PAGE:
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A flexible approach to parametric inference in nonlinear time series models

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  • Gary Koop
  • Simon M. Potter

Abstract

Many structural break and regime-switching models have been used with macroeconomic and financial data. In this paper, we develop an extremely flexible parametric model that accommodates virtually any of these specifications - and does so in a simple way that allows for straightforward Bayesian inference. The basic idea underlying our model is that it adds two concepts to a standard state space framework. These ideas are ordering and distance. By ordering the data in different ways, we can accommodate a wide range of nonlinear time series models. By allowing the state equation variances to depend on the distance between observations, the parameters can evolve in a wide variety of ways, allowing for models that exhibit abrupt change as well as those that permit a gradual evolution of parameters. We show how our model will (approximately) nest almost every popular model in the regime-switching and structural break literatures. Bayesian econometric methods for inference in this model are developed. Because we stay within a state space framework, these methods are relatively straightforward and draw on the existing literature. We use artificial data to show the advantages of our approach and then provide two empirical illustrations involving the modeling of real GDP growth.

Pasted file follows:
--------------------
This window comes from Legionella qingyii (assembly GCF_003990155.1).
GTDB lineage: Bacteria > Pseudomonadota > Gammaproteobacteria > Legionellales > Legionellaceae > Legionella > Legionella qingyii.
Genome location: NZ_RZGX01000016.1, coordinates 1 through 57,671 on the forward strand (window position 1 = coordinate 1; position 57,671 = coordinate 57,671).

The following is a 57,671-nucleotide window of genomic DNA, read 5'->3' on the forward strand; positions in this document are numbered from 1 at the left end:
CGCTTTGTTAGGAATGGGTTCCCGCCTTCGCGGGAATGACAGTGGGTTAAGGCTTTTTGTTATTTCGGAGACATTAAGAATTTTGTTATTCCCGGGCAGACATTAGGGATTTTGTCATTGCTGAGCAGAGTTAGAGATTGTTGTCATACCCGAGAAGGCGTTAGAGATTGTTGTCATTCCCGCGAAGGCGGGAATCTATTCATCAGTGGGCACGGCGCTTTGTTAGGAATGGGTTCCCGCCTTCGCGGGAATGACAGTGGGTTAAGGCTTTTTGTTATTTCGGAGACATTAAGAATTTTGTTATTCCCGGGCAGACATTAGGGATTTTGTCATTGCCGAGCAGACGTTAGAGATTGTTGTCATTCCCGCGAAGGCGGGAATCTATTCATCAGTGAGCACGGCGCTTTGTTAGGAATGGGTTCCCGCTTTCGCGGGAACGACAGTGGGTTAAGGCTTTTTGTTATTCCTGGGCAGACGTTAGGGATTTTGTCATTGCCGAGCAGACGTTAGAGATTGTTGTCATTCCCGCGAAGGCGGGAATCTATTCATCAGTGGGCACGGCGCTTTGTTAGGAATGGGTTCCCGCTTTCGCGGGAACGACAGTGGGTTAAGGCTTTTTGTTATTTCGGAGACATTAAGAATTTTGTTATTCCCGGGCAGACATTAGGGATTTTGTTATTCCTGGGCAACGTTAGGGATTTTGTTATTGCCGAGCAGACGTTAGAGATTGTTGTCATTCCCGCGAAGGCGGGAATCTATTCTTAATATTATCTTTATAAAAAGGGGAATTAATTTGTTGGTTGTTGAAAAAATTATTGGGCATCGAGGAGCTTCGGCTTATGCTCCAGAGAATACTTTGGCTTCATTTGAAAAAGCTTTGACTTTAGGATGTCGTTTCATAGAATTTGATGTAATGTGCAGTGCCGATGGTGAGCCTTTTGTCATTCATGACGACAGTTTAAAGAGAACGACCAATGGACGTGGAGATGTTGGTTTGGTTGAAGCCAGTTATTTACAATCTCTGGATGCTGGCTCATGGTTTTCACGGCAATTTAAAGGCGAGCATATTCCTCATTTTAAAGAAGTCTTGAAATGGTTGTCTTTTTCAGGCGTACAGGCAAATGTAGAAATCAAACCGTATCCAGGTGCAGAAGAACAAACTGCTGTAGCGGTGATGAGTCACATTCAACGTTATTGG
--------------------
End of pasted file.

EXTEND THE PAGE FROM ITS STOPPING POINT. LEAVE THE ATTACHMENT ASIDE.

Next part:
Suggested Citation

  • Gary Koop & Simon M. Potter, 2007. "A flexible approach to parametric inference in nonlinear time series models," Staff Reports 285, Federal Reserve Bank of New York.
  • Handle: RePEc:fip:fednsr:285
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    References listed on IDEAS

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    1. Koop, Gary & Potter, Simon M, 1999. "Dynamic Asymmetries in U.S. Unemployment," Journal of Business & Economic Statistics, American Statistical Association, vol. 17(3), pages 298-312, July.
    2. Beaudry, Paul & Koop, Gary, 1993. "Do recessions permanently change output?," Journal of Monetary Economics, Elsevier, vol. 31(2), pages 149-163, April.
    3. Potter, Simon M, 1995. "A Nonlinear Approach to US GNP," Journal of Applied Econometrics, John Wiley & Sons, Ltd., vol. 10(2), pages 109-125, April-Jun.
    4. James H. Stock & Mark W. Watson, 2003. "Has the Business Cycle Changed and Why?," NBER Chapters,in: NBER Macroeconomics Annual 2002, Volume 17, pages 159-230 National Bureau of Economic Research, Inc.
    5. Olivier Blanchard & John Simon, 2001. "The Long and Large Decline in U.S. Output Volatility," Brookings Papers on Economic Activity, Economic Studies Program, The Brookings Institution, vol. 32(1), pages 135-174.
    6. Gary Koop & Simon M. Potter, 2007. "Estimation and Forecasting in Models with Multiple Breaks," Review of Economic Studies, Oxford University Press, vol. 74(3), pages 763-789.
    7. Giordani, Paolo & Kohn, Robert, 2008. "Efficient Bayesian Inference for Multiple Change-Point and Mixture Innovation Models," Journal of Business & Economic Statistics, American Statistical Association, vol. 26, pages 66-77, January.
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    Keywords

    Time-series analysis ; Econometric models ; Economic forecasting;

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